Clinical informatics to become a board-certified medical subspecialty
Exams to begin in 2012
WASHINGTON – In October, Healthcare IT News reported that American Board of Medical Specialties (ABMS) would recognize clinical informatics (CI) as a subspecialty, with exams beginning in 2012 and certification to begin in early 2013.
The certification will be available to physicians who have primary specialty certification through ABMS.
According to the American Medical Informatics Association (AMIA), the ABMS inclusion of CI as a subspecialty follows a multi-year effort on AMIA’s part to get the subspecialty recognized.
AMIA officials said many of its members have pioneered the field and supported CI’s new status as an ABMS-recognized area of clinical expertise.
“It is entirely appropriate and timely to certify clinical informatics as a specialized area of training and expertise in an era when more and more clinicians are turning to data-driven, computer-assisted clinical decision support to provide care for their patients,” said AMIA’s Board of Directors Chair Nancy Lorenzi, of Vanderbilt University Medical Center. “Clinical informatics blends medical and informatics knowledge to support and optimize healthcare delivery.”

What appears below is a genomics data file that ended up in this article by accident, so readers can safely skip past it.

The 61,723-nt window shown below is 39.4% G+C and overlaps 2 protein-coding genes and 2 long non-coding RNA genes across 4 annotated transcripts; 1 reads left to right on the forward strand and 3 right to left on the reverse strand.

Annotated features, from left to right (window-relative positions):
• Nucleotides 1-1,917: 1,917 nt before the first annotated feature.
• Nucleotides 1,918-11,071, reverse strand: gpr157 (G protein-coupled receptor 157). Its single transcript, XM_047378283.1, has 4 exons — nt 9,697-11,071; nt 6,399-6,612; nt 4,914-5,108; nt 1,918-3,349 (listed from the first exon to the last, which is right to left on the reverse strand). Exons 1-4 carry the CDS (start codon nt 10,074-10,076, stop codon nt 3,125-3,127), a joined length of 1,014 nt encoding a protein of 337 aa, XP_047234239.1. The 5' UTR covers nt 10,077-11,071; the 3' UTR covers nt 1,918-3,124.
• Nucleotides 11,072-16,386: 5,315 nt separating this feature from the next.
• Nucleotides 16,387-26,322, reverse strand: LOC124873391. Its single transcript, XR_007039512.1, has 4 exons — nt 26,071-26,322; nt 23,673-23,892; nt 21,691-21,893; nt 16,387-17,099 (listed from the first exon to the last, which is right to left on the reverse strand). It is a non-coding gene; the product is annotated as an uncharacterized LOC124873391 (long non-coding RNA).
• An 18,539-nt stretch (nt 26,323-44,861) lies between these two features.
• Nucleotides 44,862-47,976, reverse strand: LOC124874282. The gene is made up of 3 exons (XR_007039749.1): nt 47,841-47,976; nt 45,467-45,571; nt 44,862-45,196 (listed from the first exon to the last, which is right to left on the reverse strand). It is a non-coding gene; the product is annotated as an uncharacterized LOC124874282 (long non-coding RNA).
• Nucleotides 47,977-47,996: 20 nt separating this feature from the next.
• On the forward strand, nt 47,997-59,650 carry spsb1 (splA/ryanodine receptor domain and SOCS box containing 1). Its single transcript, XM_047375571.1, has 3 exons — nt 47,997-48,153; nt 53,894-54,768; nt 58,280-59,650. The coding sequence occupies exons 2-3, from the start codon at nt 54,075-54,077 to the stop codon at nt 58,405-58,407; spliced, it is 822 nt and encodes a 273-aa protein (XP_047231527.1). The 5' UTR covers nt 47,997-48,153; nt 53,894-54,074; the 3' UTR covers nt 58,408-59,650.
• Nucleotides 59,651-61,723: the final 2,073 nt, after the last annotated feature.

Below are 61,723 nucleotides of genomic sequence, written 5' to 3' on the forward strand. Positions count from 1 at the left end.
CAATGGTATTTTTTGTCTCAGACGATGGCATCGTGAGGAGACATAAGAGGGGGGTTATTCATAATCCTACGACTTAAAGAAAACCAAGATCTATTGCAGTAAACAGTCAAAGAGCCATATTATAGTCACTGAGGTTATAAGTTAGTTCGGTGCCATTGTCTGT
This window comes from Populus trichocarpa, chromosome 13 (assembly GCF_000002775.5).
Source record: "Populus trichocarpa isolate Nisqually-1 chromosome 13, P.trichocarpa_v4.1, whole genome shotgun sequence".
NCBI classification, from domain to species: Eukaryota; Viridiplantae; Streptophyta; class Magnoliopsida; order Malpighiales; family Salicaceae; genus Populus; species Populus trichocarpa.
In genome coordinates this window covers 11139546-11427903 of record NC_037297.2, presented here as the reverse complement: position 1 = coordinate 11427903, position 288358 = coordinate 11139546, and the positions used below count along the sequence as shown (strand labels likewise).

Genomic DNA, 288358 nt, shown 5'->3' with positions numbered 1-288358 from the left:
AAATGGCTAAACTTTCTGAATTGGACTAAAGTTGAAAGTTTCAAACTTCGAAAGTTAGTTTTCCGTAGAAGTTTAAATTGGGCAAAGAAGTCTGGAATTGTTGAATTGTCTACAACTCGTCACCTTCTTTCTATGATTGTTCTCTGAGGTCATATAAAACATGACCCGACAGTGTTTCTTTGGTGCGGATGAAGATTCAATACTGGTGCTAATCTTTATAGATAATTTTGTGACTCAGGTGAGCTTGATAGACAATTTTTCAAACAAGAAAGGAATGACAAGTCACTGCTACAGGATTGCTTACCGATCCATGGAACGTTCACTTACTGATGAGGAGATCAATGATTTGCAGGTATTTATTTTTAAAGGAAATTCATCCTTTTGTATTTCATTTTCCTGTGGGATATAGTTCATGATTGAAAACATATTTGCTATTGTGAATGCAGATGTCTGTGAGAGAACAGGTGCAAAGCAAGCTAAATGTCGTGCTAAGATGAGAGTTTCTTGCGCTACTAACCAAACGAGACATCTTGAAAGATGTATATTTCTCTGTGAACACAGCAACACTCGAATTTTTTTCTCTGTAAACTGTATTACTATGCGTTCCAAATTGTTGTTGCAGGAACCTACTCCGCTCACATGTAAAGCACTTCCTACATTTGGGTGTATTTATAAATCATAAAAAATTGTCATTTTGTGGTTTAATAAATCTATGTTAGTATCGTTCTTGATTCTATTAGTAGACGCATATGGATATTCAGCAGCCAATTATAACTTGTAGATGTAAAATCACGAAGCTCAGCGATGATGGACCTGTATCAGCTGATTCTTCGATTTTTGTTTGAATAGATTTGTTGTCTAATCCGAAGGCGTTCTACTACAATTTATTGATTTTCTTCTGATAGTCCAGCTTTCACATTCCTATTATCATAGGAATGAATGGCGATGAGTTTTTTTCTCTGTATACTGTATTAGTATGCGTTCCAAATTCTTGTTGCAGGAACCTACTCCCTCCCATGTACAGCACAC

“Establishment of the clinical informatics medical subspecialty is consistent with the current emphasis on broadening and professionalizing the health information technology workforce,” said AMIA president and CEO Edward Shortliffe, MD. “With the need over the next decade for 50,000 informatics professionals in the health sector with various levels of expertise, this focus on physician expertise in clinical informatics is clearly a step in the right direction.”
“The CI exam will encourage more medical schools to build informatics into their training programs and to begin addressing real-world information management needs of physicians in virtually every work environment,” said Shortliffe.
Kevin B. Weiss, MD, ABMS president and CEO said, “As medicine continues to evolve, new subspecialties are created or enhanced to broaden the scope and quality of care provided to patients.”
“We are pleased that clinical informatics has been approved as a new subspecialty, which will ensure that physicians seeking to practice in this area receive the proper training and certification necessary at this time when U.S. health care is rapidly advancing the use of health information technology,” Weiss added.